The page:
745 N. 25th Street
Philadelphia, PA 19130
My brother, visiting for the holiday, had pretty much shot down every idea I could come up with to do in Philadelphia city limits that was fairly quick and easy to get to. At the last minute, I was given info regarding a new spot opening up that day, and with but a few words, cocktails & food, an easy agreement was finally made.
Lemon Hill, situated in the Fairmount/Arts District neighborhood(s), is a new joint venture from The Franklin Mortgage & Investment Co and Chef Mitch Prensky of Supper/Global Dish Caterers, which makes it a mix of a cocktail lounge and warm down home southern-comfort food. These are then folded into a wood-paneled, brick-walled, tin-ceiling space with no name and no house numbers outside to carry over the speakeasy feel.
The menu is spaced evenly between small plates, appetizers, and mains which makes it great if you want a lite bite with your cocktails (to stave off that hangover, or allow just one more for the road), or a full dinner.
Heading there opening night with my brother, we looked forward to a menu of the unknown (as of this posting, there's no menu available on line).
The drink menu consists of several signature cocktails, regional and independent brewery beers, and wine. There were three very odd exceptions to the list, however. One was that they have Miller High Life on the menu. It's not known if this is a dare, was due to some thugs at Miller making threats, or if the owner really needs a cheap beer. The other two is that there was no coffee or tea options, which is understandable for a straight cocktail lounge, but not for a restaurant. Not sure why somone couldn't have made a run to a Starbucks and purchased some beans and tea.
The first round of drinks consisted of the Rye Buck and the Clover Club. The Rye Buck consists of rye, lemon, angostura bitters, and a home-made ginger syrup. What makes this drink so good is that no one ingredient overpowers the other, nor is it overly bitter or sweet. The Clover Club consists of gin, lemon juice, raspberry syrup, and egg white. Again, no one ingredient overpowers the others, and if you weren't told it had egg white, you wouldn't be able to tell.
|Rye on the left, Clover to the right|
Food wise, up first was the Dirty Rice Fritters. While these were not terrible in any way, they were not very exciting.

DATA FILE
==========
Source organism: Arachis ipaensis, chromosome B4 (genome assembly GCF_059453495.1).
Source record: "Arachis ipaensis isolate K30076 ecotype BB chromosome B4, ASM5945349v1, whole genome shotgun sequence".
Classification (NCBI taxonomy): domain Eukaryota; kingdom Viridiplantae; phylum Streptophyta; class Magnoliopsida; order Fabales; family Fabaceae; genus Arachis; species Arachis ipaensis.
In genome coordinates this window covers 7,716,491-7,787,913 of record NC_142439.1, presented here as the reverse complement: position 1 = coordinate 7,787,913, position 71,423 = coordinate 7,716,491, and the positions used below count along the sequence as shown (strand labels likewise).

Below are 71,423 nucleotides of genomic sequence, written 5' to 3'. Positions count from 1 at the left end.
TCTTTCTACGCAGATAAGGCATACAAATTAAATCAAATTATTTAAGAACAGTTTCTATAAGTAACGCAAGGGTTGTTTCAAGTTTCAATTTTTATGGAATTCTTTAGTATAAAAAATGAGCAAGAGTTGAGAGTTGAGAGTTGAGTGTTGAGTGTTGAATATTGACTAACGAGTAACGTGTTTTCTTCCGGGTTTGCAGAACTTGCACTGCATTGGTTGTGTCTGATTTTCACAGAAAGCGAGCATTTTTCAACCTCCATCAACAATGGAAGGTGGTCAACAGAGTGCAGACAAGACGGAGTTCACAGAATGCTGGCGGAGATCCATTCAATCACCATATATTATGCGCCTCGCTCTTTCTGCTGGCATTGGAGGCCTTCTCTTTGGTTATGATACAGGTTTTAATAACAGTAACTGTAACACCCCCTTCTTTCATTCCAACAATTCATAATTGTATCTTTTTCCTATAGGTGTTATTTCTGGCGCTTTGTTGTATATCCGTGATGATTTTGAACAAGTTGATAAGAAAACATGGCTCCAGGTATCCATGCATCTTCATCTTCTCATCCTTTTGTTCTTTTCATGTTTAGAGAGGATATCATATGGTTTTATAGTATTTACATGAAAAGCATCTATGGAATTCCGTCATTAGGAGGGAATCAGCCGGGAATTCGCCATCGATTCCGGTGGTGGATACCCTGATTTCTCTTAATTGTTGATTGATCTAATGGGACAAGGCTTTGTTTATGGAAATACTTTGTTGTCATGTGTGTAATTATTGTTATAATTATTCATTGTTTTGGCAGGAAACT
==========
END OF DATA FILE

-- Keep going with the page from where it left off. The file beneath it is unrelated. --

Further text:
Along came the Smoked Tomato Soup and Pastrami Fried Chicken Wings. The tomato soup came with cheese filled popovers, which added a nice creamy texture to the soup. The soup itself didn't taste very smokey, but on a cold winter night, was a good choice overall. One thing that turns me off of most tomato soups is the over reliance on salt and luckily this one does not. The chicken wings were very good; moist, tender, with a crust I've never encountered before. Bro felt the opposite, saying they were overly salty, without any real oomph, though he wasn't able to really explain that. The sauce of the wings was a thousand island dressing style, which didn't seem to add much.
|Wings in the bag, soup up front|
The second round of drinks consisted of the Blues Explosion, a tincture of Tennessee whiskey, fresh grapefruit juice, maple syrup, and angostura bitters. It was good, but not memorable. While you won't go wrong with it, if you are not a whiskey fan, or grapefruit juice fan, there are many other good options available.
For the mains, we ordered the Hearth Baked Cavatappi and the Shrimp n Grits . The cavatappi was a mac-n-cheese dish with gruyere. This was creamy, with a light crunchy top, and unlike many other baked pasta dishes, the pasta was cooked well. The shrimp n grits came with cooked okra, smooth grits, and shrimp that was amazingly not over cooked. Both of these dishes were quite good, though the shrimp n grits did come with one large shrimp on top, for good effect.
The apple and cranberry pie finished up this meal, adding sweet fruit and filling, as well as a well made crust.
Two extra beers finished the meal.
Cocktails average $12, beers $5, wine $11.
3 cocktails, 2 beers, three small plates, two mains, and one dessert came out to $110 before tax and tip.
There is street parking, though you are competing with residents and other diners. SEPTA bus routes 32, 7, and 48 stop just near by.